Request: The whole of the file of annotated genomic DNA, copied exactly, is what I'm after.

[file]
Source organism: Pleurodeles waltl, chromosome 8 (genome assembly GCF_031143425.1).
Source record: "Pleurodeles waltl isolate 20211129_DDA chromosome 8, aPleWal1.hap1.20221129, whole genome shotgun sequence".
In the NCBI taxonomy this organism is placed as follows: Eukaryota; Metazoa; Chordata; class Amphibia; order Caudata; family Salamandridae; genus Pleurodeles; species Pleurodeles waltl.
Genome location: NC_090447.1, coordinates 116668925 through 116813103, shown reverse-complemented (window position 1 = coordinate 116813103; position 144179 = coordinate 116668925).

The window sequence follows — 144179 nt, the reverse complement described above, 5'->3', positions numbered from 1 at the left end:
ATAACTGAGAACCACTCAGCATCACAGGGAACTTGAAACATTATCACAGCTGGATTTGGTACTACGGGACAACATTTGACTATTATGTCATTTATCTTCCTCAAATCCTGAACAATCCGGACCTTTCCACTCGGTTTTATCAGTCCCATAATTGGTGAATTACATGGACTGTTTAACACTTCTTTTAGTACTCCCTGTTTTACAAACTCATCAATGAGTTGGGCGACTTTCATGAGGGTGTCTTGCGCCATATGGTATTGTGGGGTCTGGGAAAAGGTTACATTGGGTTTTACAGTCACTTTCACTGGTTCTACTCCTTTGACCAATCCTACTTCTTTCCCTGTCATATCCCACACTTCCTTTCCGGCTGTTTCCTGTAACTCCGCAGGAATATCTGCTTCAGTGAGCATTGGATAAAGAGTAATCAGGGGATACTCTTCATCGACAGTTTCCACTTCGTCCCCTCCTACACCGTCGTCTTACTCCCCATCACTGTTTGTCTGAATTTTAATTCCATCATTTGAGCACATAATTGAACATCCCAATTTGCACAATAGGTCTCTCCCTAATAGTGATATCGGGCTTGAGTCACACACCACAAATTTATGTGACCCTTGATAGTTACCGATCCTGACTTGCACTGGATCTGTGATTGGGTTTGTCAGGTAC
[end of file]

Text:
Source organism: Pleurodeles waltl, chromosome 8 (genome assembly GCF_031143425.1).
Source record: "Pleurodeles waltl isolate 20211129_DDA chromosome 8, aPleWal1.hap1.20221129, whole genome shotgun sequence".
In the NCBI taxonomy this organism is placed as follows: Eukaryota; Metazoa; Chordata; class Amphibia; order Caudata; family Salamandridae; genus Pleurodeles; species Pleurodeles waltl.
Genome location: NC_090447.1, coordinates 116668925 through 116813103, shown reverse-complemented (window position 1 = coordinate 116813103; position 144179 = coordinate 116668925).

The window sequence follows — 144179 nt, the reverse complement described above, 5'->3', positions numbered from 1 at the left end:
ATAACTGAGAACCACTCAGCATCACAGGGAACTTGAAACATTATCACAGCTGGATTTGGTACTACGGGACAACATTTGACTATTATGTCATTTATCTTCCTCAAATCCTGAACAATCCGGACCTTTCCACTCGGTTTTATCAGTCCCATAATTGGTGAATTACATGGACTGTTTAACACTTCTTTTAGTACTCCCTGTTTTACAAACTCATCAATGAGTTGGGCGACTTTCATGAGGGTGTCTTGCGCCATATGGTATTGTGGGGTCTGGGAAAAGGTTACATTGGGTTTTACAGTCACTTTCACTGGTTCTACTCCTTTGACCAATCCTACTTCTTTCCCTGTCATATCCCACACTTCCTTTCCGGCTGTTTCCTGTAACTCCGCAGGAATATCTGCTTCAGTGAGCATTGGATAAAGAGTAATCAGGGGATACTCTTCATCGACAGTTTCCACTTCGTCCCCTCCTACACCGTCGTCTTACTCCCCATCACTGTTTGTCTGAATTTTAATTCCATCATTTGAGCACATAATTGAACATCCCAATTTGCACAATAGGTCTCTCCCTAATAGTGATATCGGGCTTGAGTCACACACCACAAATTTATGTGACCCTTGATAGTTACCGATCCTGACTTGCACTGGATCTGTGATTGGGTTTGTCAGGTAC